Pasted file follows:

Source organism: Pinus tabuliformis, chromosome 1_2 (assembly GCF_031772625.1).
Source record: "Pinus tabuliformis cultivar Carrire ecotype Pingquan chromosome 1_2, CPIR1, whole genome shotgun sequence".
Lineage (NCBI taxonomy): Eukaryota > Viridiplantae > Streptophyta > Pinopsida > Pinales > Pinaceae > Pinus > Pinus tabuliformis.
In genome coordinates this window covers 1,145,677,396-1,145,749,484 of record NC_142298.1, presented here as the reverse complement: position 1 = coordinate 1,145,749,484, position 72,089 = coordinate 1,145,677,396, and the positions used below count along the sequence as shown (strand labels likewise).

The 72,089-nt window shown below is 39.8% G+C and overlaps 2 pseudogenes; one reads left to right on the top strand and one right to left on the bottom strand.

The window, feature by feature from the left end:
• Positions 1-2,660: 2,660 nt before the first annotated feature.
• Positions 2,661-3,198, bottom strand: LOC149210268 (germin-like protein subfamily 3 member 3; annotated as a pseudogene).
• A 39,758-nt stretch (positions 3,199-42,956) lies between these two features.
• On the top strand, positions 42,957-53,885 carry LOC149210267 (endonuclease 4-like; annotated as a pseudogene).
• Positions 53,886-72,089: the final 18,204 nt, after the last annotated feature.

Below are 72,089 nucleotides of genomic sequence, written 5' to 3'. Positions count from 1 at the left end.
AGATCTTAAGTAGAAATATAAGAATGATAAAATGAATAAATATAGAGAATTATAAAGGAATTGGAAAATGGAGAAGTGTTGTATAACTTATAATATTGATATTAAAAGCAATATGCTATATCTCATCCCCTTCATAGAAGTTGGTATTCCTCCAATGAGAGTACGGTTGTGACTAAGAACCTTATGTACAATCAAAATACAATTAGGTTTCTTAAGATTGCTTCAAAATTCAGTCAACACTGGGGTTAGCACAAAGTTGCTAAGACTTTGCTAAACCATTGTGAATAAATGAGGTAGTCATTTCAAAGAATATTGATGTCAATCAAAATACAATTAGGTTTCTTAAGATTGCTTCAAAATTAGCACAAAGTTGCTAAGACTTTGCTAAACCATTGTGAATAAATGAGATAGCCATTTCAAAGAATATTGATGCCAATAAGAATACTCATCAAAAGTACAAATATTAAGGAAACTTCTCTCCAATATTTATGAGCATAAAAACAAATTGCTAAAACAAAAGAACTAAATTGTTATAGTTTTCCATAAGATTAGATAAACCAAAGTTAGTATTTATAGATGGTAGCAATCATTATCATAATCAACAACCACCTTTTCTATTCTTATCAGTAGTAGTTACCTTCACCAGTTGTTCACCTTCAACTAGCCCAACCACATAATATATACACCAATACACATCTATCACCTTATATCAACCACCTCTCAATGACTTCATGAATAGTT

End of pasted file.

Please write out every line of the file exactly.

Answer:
Source organism: Pinus tabuliformis, chromosome 1_2 (assembly GCF_031772625.1).
Source record: "Pinus tabuliformis cultivar Carrire ecotype Pingquan chromosome 1_2, CPIR1, whole genome shotgun sequence".
Lineage (NCBI taxonomy): Eukaryota > Viridiplantae > Streptophyta > Pinopsida > Pinales > Pinaceae > Pinus > Pinus tabuliformis.
In genome coordinates this window covers 1,145,677,396-1,145,749,484 of record NC_142298.1, presented here as the reverse complement: position 1 = coordinate 1,145,749,484, position 72,089 = coordinate 1,145,677,396, and the positions used below count along the sequence as shown (strand labels likewise).

The 72,089-nt window shown below is 39.8% G+C and overlaps 2 pseudogenes; one reads left to right on the top strand and one right to left on the bottom strand.

The window, feature by feature from the left end:
• Positions 1-2,660: 2,660 nt before the first annotated feature.
• Positions 2,661-3,198, bottom strand: LOC149210268 (germin-like protein subfamily 3 member 3; annotated as a pseudogene).
• A 39,758-nt stretch (positions 3,199-42,956) lies between these two features.
• On the top strand, positions 42,957-53,885 carry LOC149210267 (endonuclease 4-like; annotated as a pseudogene).
• Positions 53,886-72,089: the final 18,204 nt, after the last annotated feature.

Below are 72,089 nucleotides of genomic sequence, written 5' to 3'. Positions count from 1 at the left end.
AGATCTTAAGTAGAAATATAAGAATGATAAAATGAATAAATATAGAGAATTATAAAGGAATTGGAAAATGGAGAAGTGTTGTATAACTTATAATATTGATATTAAAAGCAATATGCTATATCTCATCCCCTTCATAGAAGTTGGTATTCCTCCAATGAGAGTACGGTTGTGACTAAGAACCTTATGTACAATCAAAATACAATTAGGTTTCTTAAGATTGCTTCAAAATTCAGTCAACACTGGGGTTAGCACAAAGTTGCTAAGACTTTGCTAAACCATTGTGAATAAATGAGGTAGTCATTTCAAAGAATATTGATGTCAATCAAAATACAATTAGGTTTCTTAAGATTGCTTCAAAATTAGCACAAAGTTGCTAAGACTTTGCTAAACCATTGTGAATAAATGAGATAGCCATTTCAAAGAATATTGATGCCAATAAGAATACTCATCAAAAGTACAAATATTAAGGAAACTTCTCTCCAATATTTATGAGCATAAAAACAAATTGCTAAAACAAAAGAACTAAATTGTTATAGTTTTCCATAAGATTAGATAAACCAAAGTTAGTATTTATAGATGGTAGCAATCATTATCATAATCAACAACCACCTTTTCTATTCTTATCAGTAGTAGTTACCTTCACCAGTTGTTCACCTTCAACTAGCCCAACCACATAATATATACACCAATACACATCTATCACCTTATATCAACCACCTCTCAATGACTTCATGAATAGTT